ST. LOUIS–Shamed Dogan, a former Missouri State Representative from Ballwin who unexpectedly found himself as an unwitting player in one of the strangest political campaigns in recent memory in 2022, has found a new line of work that has eyes on a ballot for 2024.
But not for himself.
Dogan announced on KTRS Radio Friday morning that he’s joined an effort to bring what’s known as “Approval Voting” to Missouri, if voters approve a potential constitutional amendment.
“The goal is really to give the people more opportunity to vote for candidates that they like and for candidates and elected officials to be held accountable by promoting policies and really acting in a way that people will disagree rather than appeal to extremes and forcing people to vote for them because they’re the lesser of two evils,” Dogan told KTRS Radio host McGraw Milhaven Friday.
Approval voting is not to be confused with ranked choice voting, where voters choose multiple candidates with an order of preference. A 2022 effort to put a ranked choice question up for a statewide vote failed to qualify for a spot on the ballot.
The city of St. Louis adopted a form of approval voting in 2021, and Dogan said it’s in use in Fargo, North Dakota.
Dogan said the end result could be less-divisive campaigns with higher quality candidates who have a better chance at reaching more than 50 percent of support from voters.
“The will of the people, whatever it is is going to be reflected we believe more accurately in your election results than it is now,” said Dogan, who ran in the Aug. 2022 GOP primary for St. Louis County Executive after he was term-limited out of the House. Despite name recognition from his time in the General Assembly and as a Ballwin Alderman before that, Dogan lost to Katherine Pinner, who spent no money and did little to no campaigning. Pinner eventually dropped out of the General Election, with Dogan deciding to endorse Mark Mantovani’s campaign rather than re-enter it himself.
It could be harder to put a constitutional amendment on the ballot by 2024, as Dogan’s former colleagues in the General Assembly say they’re interested in reforming the state’s initiative petition process.
New digs for Davis
Former U.S. Rep. Rodney Davis has wasted no time landing on his feet after leaving Congress. Davis, who lost a June primary against U.S. Rep. Mary Miller, has joined Cozen O’Connor Public Strategies, a DC lobbying firm, as Managing Director.
Congressman Davis’ decade of experience in the public sector and leadership on key issues will further elevate Cozen O’Connor Public Strategies’ government affairs work,” said Michael Heller, Executive Chairman and Chief Executive Officer of Cozen O’Connor in a news release. “Evidenced by his years of public service to our nation, it is abundantly clear that Congressman Davis has what it takes to move the needle on key priorities on behalf of our valued clients.”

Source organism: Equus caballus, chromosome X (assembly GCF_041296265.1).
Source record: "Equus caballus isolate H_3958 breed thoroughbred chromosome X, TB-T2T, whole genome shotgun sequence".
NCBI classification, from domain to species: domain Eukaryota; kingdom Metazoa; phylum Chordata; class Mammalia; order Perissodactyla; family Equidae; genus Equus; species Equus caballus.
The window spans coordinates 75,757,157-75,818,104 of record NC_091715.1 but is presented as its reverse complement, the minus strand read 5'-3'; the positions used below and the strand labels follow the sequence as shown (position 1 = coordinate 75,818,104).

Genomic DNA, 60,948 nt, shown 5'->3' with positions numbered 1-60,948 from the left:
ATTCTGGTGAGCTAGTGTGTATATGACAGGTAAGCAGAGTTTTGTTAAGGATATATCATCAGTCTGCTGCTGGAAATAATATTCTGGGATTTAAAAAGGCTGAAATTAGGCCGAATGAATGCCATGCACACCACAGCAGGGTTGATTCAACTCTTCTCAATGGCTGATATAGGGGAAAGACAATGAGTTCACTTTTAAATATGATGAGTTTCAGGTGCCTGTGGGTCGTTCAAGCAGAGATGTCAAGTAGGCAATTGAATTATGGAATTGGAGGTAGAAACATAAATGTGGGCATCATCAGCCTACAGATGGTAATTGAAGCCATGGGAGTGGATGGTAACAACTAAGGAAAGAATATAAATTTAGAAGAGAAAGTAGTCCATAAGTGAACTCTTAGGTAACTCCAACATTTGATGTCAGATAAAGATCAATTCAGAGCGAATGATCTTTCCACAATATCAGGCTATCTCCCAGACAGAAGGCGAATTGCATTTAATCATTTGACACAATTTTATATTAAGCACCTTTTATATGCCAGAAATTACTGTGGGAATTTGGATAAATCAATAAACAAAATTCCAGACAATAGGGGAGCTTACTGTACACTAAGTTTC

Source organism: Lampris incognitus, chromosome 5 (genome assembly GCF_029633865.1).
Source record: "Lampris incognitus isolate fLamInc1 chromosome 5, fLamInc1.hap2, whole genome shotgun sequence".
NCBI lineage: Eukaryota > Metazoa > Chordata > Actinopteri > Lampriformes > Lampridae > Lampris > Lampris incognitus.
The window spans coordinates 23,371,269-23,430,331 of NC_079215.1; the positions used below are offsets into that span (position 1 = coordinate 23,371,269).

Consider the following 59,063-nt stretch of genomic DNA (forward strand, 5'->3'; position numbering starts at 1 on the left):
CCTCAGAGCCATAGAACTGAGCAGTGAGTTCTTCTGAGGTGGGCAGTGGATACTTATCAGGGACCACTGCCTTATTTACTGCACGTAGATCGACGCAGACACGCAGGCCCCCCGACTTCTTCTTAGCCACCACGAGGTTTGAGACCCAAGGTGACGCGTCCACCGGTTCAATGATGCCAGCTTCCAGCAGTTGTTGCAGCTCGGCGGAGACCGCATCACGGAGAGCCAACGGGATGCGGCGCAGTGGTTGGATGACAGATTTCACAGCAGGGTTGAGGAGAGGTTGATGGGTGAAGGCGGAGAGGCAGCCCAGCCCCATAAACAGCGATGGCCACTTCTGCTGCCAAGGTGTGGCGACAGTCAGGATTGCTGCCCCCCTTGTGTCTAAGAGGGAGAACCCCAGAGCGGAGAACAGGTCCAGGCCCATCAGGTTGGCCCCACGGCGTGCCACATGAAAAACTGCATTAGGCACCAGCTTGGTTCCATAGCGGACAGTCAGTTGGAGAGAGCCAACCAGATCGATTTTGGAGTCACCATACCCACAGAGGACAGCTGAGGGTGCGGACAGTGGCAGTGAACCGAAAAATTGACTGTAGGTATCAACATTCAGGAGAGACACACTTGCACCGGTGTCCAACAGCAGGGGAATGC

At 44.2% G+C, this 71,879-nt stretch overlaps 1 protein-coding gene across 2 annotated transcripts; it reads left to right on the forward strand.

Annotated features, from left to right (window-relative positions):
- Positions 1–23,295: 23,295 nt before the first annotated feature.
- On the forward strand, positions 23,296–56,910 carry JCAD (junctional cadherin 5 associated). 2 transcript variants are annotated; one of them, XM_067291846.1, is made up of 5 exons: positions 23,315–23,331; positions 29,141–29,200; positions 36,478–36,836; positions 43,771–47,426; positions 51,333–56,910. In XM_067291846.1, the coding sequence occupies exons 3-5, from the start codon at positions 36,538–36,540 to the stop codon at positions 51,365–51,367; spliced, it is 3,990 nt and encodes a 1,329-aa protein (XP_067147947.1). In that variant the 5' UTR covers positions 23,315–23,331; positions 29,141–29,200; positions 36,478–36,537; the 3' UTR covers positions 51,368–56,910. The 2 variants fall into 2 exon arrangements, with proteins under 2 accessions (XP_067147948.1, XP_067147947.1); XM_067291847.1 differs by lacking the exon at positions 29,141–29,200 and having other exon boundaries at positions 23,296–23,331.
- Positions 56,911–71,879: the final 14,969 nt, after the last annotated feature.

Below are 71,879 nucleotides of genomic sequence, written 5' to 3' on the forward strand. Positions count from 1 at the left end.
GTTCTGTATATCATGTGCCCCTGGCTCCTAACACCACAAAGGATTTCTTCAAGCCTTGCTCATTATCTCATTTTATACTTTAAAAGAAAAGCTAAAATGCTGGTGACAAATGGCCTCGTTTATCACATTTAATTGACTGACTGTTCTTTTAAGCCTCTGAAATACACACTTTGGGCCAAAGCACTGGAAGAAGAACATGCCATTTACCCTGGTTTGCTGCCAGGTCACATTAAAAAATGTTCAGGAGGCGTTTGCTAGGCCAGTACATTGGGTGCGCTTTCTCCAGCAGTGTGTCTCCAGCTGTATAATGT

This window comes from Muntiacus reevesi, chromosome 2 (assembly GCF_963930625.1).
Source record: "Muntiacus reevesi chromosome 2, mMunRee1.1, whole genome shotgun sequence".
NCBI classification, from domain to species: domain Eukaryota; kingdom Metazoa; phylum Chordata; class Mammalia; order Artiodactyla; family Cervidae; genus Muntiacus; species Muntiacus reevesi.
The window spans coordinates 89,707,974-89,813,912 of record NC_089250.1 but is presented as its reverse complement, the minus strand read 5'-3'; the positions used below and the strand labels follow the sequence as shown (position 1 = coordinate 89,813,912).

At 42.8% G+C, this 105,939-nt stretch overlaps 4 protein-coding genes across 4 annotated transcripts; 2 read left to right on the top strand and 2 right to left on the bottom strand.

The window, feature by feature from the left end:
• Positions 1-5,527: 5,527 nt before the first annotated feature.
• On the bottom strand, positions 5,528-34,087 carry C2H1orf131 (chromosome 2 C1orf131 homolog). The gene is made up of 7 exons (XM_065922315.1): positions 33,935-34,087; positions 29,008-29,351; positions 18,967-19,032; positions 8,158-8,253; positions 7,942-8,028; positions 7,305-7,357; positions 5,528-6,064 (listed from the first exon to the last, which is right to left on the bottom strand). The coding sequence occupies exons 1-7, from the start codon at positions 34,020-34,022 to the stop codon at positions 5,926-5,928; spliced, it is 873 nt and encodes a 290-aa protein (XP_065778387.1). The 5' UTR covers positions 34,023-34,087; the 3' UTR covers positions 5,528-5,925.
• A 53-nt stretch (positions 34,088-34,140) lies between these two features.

The process of getting congressional committees formulated and up and running is slowly taking shape. The St. Louis region already knows that three members representing portions of the area will be House committee chairs in the 118th Congress–Rep. Jason Smith (Ways and Means), Rep. Sam Graves (Transportation and Infrastructure), and Rep. Mike Bost (Veterans Affairs).
Rep. Ann Wagner will serve as Chair of the Subcommittee on Capital Markets on the Financial Services Committee, while Rep. Blaine Luetkemeyer will be Chair of the Financial Services Committee’s subcommittee on National Security, Illicit Finance and International Financial Institutions.
Full committee assignments could be firmed up when the House returns the week of Jan. 23.
In the Senate, it’s expected that Sen. Dick Durbin D-Ill will again chair the Senate Judiciary Committee. The Senate is out until Jan. 23.
Highlights of the week ahead
Missouri’s incoming state treasurer, St. Louis County attorney Vivek Malek, will be sworn in Tuesday in the Missouri House Chamber. He succeeds Scott Fitzpatrick, who ran for State Auditor in November and has already been sworn in to that office. Both will speak during the ceremony, which starts at 1 p.m., as will Missouri Gov. Mike Parson, who will likely go down in state history as having appointed the most statewide office holders, having appointed a Lt. Gov., two Attorneys General, and now two State Treasurers since he ascended to the office in 2018.
Malek will be the first statewide office holder of color in Missouri history.
On Wednesday, Parson returns to the House Chamber to deliver the State of the State Address at 3pm. Wednesday is also when Parson releases his 2024 fiscal year budget. As of this writing, it’s still unclear who will deliver the Democratic response.